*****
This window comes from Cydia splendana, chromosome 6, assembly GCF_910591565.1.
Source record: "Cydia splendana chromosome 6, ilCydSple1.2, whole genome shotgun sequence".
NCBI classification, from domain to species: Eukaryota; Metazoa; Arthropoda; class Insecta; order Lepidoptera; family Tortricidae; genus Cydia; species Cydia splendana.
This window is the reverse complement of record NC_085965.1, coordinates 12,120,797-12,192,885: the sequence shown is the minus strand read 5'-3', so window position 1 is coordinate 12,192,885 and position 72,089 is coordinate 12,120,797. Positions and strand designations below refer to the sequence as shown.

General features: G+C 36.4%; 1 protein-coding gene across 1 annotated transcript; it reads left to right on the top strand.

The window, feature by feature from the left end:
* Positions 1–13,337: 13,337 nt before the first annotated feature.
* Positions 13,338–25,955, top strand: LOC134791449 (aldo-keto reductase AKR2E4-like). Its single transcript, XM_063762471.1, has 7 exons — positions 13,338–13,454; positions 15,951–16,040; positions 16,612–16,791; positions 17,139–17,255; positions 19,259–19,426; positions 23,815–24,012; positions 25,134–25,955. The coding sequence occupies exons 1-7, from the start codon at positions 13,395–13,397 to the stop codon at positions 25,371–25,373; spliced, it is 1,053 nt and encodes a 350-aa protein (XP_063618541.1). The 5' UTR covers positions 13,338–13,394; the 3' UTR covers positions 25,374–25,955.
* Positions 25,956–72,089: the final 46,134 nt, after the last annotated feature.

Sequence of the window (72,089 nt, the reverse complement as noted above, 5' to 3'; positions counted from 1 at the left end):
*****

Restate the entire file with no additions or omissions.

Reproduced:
This window comes from Cydia splendana, chromosome 6, assembly GCF_910591565.1.
Source record: "Cydia splendana chromosome 6, ilCydSple1.2, whole genome shotgun sequence".
NCBI classification, from domain to species: Eukaryota; Metazoa; Arthropoda; class Insecta; order Lepidoptera; family Tortricidae; genus Cydia; species Cydia splendana.
This window is the reverse complement of record NC_085965.1, coordinates 12,120,797-12,192,885: the sequence shown is the minus strand read 5'-3', so window position 1 is coordinate 12,192,885 and position 72,089 is coordinate 12,120,797. Positions and strand designations below refer to the sequence as shown.

General features: G+C 36.4%; 1 protein-coding gene across 1 annotated transcript; it reads left to right on the top strand.

The window, feature by feature from the left end:
* Positions 1–13,337: 13,337 nt before the first annotated feature.
* Positions 13,338–25,955, top strand: LOC134791449 (aldo-keto reductase AKR2E4-like). Its single transcript, XM_063762471.1, has 7 exons — positions 13,338–13,454; positions 15,951–16,040; positions 16,612–16,791; positions 17,139–17,255; positions 19,259–19,426; positions 23,815–24,012; positions 25,134–25,955. The coding sequence occupies exons 1-7, from the start codon at positions 13,395–13,397 to the stop codon at positions 25,371–25,373; spliced, it is 1,053 nt and encodes a 350-aa protein (XP_063618541.1). The 5' UTR covers positions 13,338–13,394; the 3' UTR covers positions 25,374–25,955.
* Positions 25,956–72,089: the final 46,134 nt, after the last annotated feature.

Sequence of the window (72,089 nt, the reverse complement as noted above, 5' to 3'; positions counted from 1 at the left end):